BANGKOK, Thailand -- William Young, a former U.S. Central Intelligence Agency paramilitary commander who used Burmese and Lao tribesmen to kill Communists in Laos during the 1960s, died at home of a bullet to the head, reportedly clutching a crucifix alongside a gun, prompting speculation that he committed suicide. He was 76.

"Killing was part of the job", Mr. Young told Edward Loxton, who said he had interviewed Mr. Young extensively.

Mr. Young "became a top CIA Vietnam War-era hit-man in the jungles of Burma, Laos and Thailand," Mr. Loxton wrote on Monday (April 4) in The First Post, a British publication.

"Mr. Young was in poor health," said Susan Stevenson, the U.S. consul general in Thailand's northern town of Chiang Mai, where Mr. Young died on Friday (April 1).

Police said he died of a gunshot wound to the head, with a pistol next to his right hand while his left hand clutched a crucifix, according to news reports.

"In many ways, Mr. Young's exploits in this part of the world mirrored those of the U.S.," the American consul said in a statement dated Monday (April 4).

"After a tour with the U.S. Army in Germany, Mr. Young joined the CIA, which -- given his language skills and knowledge of this part of the world -- posted him to Bangkok in 1958. He was soon sent to back to Chiang Mai, from where he directed case officers in villages in Burma and Laos," she said.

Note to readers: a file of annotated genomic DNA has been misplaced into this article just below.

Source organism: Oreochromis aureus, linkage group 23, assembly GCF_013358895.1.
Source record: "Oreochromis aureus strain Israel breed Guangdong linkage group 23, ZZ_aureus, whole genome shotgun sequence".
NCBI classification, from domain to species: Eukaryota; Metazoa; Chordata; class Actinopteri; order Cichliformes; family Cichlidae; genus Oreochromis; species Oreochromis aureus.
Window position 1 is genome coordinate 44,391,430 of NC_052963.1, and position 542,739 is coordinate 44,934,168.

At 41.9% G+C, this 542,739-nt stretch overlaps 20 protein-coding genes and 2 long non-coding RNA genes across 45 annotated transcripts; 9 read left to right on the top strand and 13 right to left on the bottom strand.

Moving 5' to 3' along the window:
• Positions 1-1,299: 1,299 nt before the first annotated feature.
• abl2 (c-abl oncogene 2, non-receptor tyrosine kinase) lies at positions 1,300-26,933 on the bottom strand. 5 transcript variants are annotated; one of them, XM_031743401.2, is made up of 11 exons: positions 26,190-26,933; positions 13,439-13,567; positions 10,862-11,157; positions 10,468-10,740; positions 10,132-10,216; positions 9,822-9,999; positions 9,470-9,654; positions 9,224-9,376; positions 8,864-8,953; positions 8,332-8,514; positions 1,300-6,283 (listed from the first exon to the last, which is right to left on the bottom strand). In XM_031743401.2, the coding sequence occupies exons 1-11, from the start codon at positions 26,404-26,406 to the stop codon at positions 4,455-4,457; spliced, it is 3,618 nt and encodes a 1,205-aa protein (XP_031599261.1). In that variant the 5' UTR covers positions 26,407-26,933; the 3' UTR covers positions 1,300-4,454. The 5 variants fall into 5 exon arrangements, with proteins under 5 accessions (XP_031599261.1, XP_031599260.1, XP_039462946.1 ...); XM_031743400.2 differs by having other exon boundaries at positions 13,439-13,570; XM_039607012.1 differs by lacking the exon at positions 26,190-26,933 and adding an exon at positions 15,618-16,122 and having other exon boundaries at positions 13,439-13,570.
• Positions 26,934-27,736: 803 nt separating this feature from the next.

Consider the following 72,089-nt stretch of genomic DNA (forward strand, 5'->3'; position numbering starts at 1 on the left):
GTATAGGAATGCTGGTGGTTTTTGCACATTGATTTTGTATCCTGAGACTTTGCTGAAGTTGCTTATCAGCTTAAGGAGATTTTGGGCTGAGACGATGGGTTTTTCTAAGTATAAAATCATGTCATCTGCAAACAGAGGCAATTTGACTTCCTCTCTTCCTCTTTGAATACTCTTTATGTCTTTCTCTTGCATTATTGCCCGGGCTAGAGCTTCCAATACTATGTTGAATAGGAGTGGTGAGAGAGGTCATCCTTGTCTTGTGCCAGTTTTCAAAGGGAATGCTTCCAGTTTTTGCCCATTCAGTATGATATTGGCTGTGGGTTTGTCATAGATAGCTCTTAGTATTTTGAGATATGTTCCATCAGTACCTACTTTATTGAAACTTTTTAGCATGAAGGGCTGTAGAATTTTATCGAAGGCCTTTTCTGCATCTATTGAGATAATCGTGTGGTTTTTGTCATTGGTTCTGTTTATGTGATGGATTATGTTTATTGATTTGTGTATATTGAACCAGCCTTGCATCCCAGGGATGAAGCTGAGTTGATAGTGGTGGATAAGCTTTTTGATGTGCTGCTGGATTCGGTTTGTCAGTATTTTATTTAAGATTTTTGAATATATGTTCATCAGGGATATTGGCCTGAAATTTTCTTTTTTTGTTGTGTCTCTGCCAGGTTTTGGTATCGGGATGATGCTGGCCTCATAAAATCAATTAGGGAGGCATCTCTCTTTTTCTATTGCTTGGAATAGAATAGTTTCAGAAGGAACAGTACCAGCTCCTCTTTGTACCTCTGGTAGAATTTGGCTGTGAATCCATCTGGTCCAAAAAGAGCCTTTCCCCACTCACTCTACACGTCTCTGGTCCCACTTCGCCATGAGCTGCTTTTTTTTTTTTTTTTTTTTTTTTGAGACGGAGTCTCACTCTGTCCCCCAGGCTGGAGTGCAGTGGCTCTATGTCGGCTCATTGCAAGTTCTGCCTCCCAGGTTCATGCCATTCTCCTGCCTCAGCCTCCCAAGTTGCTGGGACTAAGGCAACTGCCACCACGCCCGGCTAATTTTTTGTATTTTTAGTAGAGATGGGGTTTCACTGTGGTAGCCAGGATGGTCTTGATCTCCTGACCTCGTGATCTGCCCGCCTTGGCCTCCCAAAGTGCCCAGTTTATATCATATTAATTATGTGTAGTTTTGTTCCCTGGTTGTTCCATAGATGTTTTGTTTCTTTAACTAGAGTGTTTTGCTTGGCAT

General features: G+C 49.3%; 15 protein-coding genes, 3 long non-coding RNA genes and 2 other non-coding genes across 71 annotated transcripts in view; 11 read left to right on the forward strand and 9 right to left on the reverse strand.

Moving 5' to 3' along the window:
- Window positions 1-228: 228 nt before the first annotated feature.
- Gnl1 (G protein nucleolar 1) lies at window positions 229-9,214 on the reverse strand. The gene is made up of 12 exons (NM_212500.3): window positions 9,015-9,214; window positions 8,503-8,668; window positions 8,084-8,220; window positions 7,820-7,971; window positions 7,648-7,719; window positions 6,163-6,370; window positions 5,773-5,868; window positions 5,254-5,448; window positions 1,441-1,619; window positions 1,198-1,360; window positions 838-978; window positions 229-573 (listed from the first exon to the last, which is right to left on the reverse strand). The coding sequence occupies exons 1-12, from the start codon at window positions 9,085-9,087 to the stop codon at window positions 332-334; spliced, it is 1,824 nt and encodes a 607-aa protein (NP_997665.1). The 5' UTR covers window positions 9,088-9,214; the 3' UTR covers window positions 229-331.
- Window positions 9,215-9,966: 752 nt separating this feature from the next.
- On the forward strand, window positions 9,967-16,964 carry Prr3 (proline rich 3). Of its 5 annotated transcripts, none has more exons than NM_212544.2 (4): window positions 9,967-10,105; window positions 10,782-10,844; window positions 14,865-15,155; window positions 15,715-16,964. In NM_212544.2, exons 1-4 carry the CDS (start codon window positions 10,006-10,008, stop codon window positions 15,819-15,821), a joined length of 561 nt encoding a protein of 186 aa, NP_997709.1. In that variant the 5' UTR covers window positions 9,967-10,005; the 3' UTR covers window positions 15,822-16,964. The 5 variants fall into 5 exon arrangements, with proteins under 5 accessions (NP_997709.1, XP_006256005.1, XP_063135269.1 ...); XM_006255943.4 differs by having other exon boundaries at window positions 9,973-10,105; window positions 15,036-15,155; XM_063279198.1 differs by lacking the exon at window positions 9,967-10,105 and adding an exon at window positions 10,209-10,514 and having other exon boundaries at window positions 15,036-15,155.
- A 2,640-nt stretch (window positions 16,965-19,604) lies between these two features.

"Mr. Young's failure to stop the [opium] trafficking is part of what made him a controversial character."

He was born on Oct. 28, 1934 in Berkeley, California.

God and guns played an important role throughout Mr. Young's life.

He grew up in Burma, a country later known as Myanmar, where his grandfather worked from the 1880s onward as an American Baptist missionary, converting indigenous people.

Mr. Young's ancestors converted many Lahu and other tribal people to Christianity, though many of them never fully renounced their spirit-based animist beliefs, rituals and customs.

The family's extensive knowledge of the region's tribes and languages enabled Mr. Young's evangelical father, Harold, to join the CIA when Washington needed help rearming the defeated Kuomintang (KMT) National Chinese army during the 1950s to destabilize victorious Mao Zedong's Communist China.

Alongside Harold Young's Shan and Lahu tribesmen in Burma, the KMT were directed from around Chiang Mai in Thailand, up through northeast Burma's Shan state, into southern China's Yunnan province.

Able to speak several tribal languages, William Young joined the CIA to continue his father's work sending guerrillas and spies into China.

Mr. Young also organized minority tribes in a doomed "secret war" in Laos in the 1960s against Communist Pathet Lao and North Vietnamese forces, during a widening U.S.-Vietnam War.

"Young was instructed to build up a hill tribe commando force for operations in the [Laos, Burma, China] tri-border area, since regular Laotian army troops were ill-suited for military operations in the rugged mountains," wrote Alfred W. McCoy in his book, The Politics of Heroin in Southeast Asia.